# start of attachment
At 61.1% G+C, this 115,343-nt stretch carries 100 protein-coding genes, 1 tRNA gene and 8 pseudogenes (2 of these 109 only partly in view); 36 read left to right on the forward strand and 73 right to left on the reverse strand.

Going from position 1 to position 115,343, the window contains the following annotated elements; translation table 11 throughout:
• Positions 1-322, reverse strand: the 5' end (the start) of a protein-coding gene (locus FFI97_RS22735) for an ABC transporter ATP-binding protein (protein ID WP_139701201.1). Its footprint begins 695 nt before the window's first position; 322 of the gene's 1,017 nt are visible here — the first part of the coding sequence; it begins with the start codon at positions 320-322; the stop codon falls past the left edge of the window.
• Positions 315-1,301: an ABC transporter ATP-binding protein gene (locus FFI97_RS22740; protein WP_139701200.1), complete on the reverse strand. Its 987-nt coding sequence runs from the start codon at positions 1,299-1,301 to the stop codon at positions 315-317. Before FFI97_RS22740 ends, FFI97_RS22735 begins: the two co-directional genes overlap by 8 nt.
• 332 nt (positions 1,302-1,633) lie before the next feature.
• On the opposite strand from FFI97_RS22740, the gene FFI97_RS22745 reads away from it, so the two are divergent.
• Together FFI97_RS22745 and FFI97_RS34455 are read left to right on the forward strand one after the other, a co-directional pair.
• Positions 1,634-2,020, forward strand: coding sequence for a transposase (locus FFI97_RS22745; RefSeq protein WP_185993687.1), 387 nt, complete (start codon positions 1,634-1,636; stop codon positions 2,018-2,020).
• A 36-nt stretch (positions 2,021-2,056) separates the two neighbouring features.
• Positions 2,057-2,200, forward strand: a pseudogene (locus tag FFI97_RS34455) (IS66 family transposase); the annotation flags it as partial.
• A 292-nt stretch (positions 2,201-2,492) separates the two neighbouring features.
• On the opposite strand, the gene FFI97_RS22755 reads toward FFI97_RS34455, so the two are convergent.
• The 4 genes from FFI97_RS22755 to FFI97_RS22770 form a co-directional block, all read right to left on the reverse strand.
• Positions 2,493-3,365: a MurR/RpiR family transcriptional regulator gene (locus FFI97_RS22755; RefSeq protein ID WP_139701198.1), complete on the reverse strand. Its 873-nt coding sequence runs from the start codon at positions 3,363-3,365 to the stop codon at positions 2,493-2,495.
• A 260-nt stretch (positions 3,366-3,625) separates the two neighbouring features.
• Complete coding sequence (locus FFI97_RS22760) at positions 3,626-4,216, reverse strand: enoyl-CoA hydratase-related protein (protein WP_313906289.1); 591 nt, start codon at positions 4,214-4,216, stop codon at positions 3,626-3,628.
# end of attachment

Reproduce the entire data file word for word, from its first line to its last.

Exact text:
At 61.1% G+C, this 115,343-nt stretch carries 100 protein-coding genes, 1 tRNA gene and 8 pseudogenes (2 of these 109 only partly in view); 36 read left to right on the forward strand and 73 right to left on the reverse strand.

Going from position 1 to position 115,343, the window contains the following annotated elements; translation table 11 throughout:
• Positions 1-322, reverse strand: the 5' end (the start) of a protein-coding gene (locus FFI97_RS22735) for an ABC transporter ATP-binding protein (protein ID WP_139701201.1). Its footprint begins 695 nt before the window's first position; 322 of the gene's 1,017 nt are visible here — the first part of the coding sequence; it begins with the start codon at positions 320-322; the stop codon falls past the left edge of the window.
• Positions 315-1,301: an ABC transporter ATP-binding protein gene (locus FFI97_RS22740; protein WP_139701200.1), complete on the reverse strand. Its 987-nt coding sequence runs from the start codon at positions 1,299-1,301 to the stop codon at positions 315-317. Before FFI97_RS22740 ends, FFI97_RS22735 begins: the two co-directional genes overlap by 8 nt.
• 332 nt (positions 1,302-1,633) lie before the next feature.
• On the opposite strand from FFI97_RS22740, the gene FFI97_RS22745 reads away from it, so the two are divergent.
• Together FFI97_RS22745 and FFI97_RS34455 are read left to right on the forward strand one after the other, a co-directional pair.
• Positions 1,634-2,020, forward strand: coding sequence for a transposase (locus FFI97_RS22745; RefSeq protein WP_185993687.1), 387 nt, complete (start codon positions 1,634-1,636; stop codon positions 2,018-2,020).
• A 36-nt stretch (positions 2,021-2,056) separates the two neighbouring features.
• Positions 2,057-2,200, forward strand: a pseudogene (locus tag FFI97_RS34455) (IS66 family transposase); the annotation flags it as partial.
• A 292-nt stretch (positions 2,201-2,492) separates the two neighbouring features.
• On the opposite strand, the gene FFI97_RS22755 reads toward FFI97_RS34455, so the two are convergent.
• The 4 genes from FFI97_RS22755 to FFI97_RS22770 form a co-directional block, all read right to left on the reverse strand.
• Positions 2,493-3,365: a MurR/RpiR family transcriptional regulator gene (locus FFI97_RS22755; RefSeq protein ID WP_139701198.1), complete on the reverse strand. Its 873-nt coding sequence runs from the start codon at positions 3,363-3,365 to the stop codon at positions 2,493-2,495.
• A 260-nt stretch (positions 3,366-3,625) separates the two neighbouring features.
• Complete coding sequence (locus FFI97_RS22760) at positions 3,626-4,216, reverse strand: enoyl-CoA hydratase-related protein (protein WP_313906289.1); 591 nt, start codon at positions 4,214-4,216, stop codon at positions 3,626-3,628.